Olive-sided Flycatcher is a highly migratory species with two distinct populations that use different breeding and wintering areas. An eastern population breeds in the Northeast, west to northern Minnesota, as well as across the boreal forest of Canada all the way to Alaska. These birds move south to winter in South America. A second population breeds in montane forests of the West, occurring in areas similar to those used by Western Tanager. Like the tanager, these birds move south to west Mexico to winter. Both populations are late spring and early fall migrants, and watch for their arrival in May and their departure beginning in August.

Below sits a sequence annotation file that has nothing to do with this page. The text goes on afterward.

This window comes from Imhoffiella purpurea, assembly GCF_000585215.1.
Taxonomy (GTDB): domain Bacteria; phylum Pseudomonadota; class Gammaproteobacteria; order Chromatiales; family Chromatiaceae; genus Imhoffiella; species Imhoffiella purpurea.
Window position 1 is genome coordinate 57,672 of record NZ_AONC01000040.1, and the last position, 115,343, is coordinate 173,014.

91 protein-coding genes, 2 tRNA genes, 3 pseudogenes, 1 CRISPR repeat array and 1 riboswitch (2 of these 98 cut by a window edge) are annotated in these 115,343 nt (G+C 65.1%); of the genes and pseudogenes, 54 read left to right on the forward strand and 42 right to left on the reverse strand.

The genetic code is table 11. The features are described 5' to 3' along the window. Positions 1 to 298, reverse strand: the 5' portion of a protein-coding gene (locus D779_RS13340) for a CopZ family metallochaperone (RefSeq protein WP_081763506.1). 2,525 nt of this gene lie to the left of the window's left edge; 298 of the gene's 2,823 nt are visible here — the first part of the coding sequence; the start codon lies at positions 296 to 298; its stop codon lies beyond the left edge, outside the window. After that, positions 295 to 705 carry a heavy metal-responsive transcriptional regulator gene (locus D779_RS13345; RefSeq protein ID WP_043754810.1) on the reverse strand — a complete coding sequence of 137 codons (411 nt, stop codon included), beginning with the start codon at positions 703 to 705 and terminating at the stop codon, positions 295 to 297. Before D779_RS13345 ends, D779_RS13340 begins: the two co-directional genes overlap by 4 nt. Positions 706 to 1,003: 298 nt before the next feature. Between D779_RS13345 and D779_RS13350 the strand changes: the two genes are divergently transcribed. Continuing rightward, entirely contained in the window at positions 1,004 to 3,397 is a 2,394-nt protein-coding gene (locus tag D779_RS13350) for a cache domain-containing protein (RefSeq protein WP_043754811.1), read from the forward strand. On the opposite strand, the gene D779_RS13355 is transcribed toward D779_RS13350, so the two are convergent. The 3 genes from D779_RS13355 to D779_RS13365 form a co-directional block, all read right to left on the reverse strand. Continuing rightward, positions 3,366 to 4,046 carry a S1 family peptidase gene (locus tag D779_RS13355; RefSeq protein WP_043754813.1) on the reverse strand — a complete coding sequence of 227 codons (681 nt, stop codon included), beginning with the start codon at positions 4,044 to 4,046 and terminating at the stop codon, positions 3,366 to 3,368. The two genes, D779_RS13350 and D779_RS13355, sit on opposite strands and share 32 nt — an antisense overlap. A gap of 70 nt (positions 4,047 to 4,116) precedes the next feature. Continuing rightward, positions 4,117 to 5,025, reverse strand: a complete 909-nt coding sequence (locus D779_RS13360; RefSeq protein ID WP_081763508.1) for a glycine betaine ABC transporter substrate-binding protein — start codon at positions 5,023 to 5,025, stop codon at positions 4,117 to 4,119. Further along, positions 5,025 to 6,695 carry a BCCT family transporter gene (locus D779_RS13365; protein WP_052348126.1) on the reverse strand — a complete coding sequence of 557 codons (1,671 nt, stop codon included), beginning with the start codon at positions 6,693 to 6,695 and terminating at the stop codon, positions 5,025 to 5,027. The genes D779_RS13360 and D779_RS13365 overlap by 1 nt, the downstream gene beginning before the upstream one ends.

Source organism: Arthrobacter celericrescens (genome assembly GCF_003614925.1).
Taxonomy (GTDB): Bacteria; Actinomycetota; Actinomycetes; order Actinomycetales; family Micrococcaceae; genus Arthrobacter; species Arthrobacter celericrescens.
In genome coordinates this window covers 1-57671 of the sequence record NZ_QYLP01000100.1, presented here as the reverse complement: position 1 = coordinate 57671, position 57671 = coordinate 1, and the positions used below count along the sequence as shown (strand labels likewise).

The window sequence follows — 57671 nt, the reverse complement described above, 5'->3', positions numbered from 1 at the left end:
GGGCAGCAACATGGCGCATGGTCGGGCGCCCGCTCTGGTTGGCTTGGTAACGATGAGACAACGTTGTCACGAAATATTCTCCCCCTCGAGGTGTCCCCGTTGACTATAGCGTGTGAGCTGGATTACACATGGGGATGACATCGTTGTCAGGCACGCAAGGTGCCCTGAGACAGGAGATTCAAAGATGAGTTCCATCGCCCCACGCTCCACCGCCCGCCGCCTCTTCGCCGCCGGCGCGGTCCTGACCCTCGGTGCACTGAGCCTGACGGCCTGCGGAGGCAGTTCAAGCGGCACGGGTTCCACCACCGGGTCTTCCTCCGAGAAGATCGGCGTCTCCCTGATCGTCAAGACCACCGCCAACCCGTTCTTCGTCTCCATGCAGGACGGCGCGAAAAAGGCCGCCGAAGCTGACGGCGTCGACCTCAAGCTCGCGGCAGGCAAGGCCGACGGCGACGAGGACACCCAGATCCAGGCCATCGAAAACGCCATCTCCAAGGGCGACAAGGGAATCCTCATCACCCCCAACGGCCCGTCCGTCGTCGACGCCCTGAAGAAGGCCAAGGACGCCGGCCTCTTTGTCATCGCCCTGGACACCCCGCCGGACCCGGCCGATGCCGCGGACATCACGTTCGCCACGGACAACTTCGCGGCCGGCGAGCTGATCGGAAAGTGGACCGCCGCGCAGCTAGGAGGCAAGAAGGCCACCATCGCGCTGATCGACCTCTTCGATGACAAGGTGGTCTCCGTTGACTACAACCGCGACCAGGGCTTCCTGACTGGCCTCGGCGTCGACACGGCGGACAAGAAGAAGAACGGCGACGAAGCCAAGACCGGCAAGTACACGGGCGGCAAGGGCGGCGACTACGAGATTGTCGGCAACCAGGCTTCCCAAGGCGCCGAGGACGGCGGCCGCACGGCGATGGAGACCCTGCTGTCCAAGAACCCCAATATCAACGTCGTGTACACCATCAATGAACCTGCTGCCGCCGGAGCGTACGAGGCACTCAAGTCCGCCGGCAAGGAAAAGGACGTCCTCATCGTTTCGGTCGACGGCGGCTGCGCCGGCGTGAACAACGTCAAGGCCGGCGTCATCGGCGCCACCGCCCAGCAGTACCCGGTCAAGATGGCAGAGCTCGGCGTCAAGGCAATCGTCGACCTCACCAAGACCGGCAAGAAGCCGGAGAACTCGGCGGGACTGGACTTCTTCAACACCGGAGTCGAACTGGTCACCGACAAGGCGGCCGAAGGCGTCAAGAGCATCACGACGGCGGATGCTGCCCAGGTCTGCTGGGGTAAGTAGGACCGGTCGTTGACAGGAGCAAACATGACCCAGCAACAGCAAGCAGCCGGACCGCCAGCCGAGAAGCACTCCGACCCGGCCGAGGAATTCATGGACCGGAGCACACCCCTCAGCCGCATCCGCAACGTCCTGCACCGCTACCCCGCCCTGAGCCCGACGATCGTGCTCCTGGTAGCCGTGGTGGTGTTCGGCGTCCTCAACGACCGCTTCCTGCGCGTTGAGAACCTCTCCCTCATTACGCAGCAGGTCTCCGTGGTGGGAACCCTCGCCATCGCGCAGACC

Students of bird distribution in the United States may look at these animations and notice that the species appears to be absent from the eastern U.S. during migration. This is not the case actually, but Olive-sideds are very rare in the East during migration. It is always essential to note the scale on these maps. In this case, the occurrence peaks at .020 (2%), and at .005 (0.5%) the color scale essentially fades to very dark gray or black. The model does accurately predict movement through the East, but it is also accurate in predicting the likelihood of finding an Olive-sided as very low. In fact, the prediction is a 0.5% likelihood of finding Olive-sideds at a random point on the landscape in the East, even during peak migration. Although skilled eastern eBirders may be able to find the species at a higher frequency, this is surely due to targeting known areas (like beaver ponds, or favorite snags), or by targeting known migrant traps. If a birder were to survey random locations, the chances of finding a migrant Olive-sided might not be better than 0.5%, and might even be worse. In the West, the species is a comparatively more common migrant, although 2% is still low compared to many other species. Whenever you look at STEM maps, be sure to pay attention to the scales, and remember that these are not directly comparable from one species to another.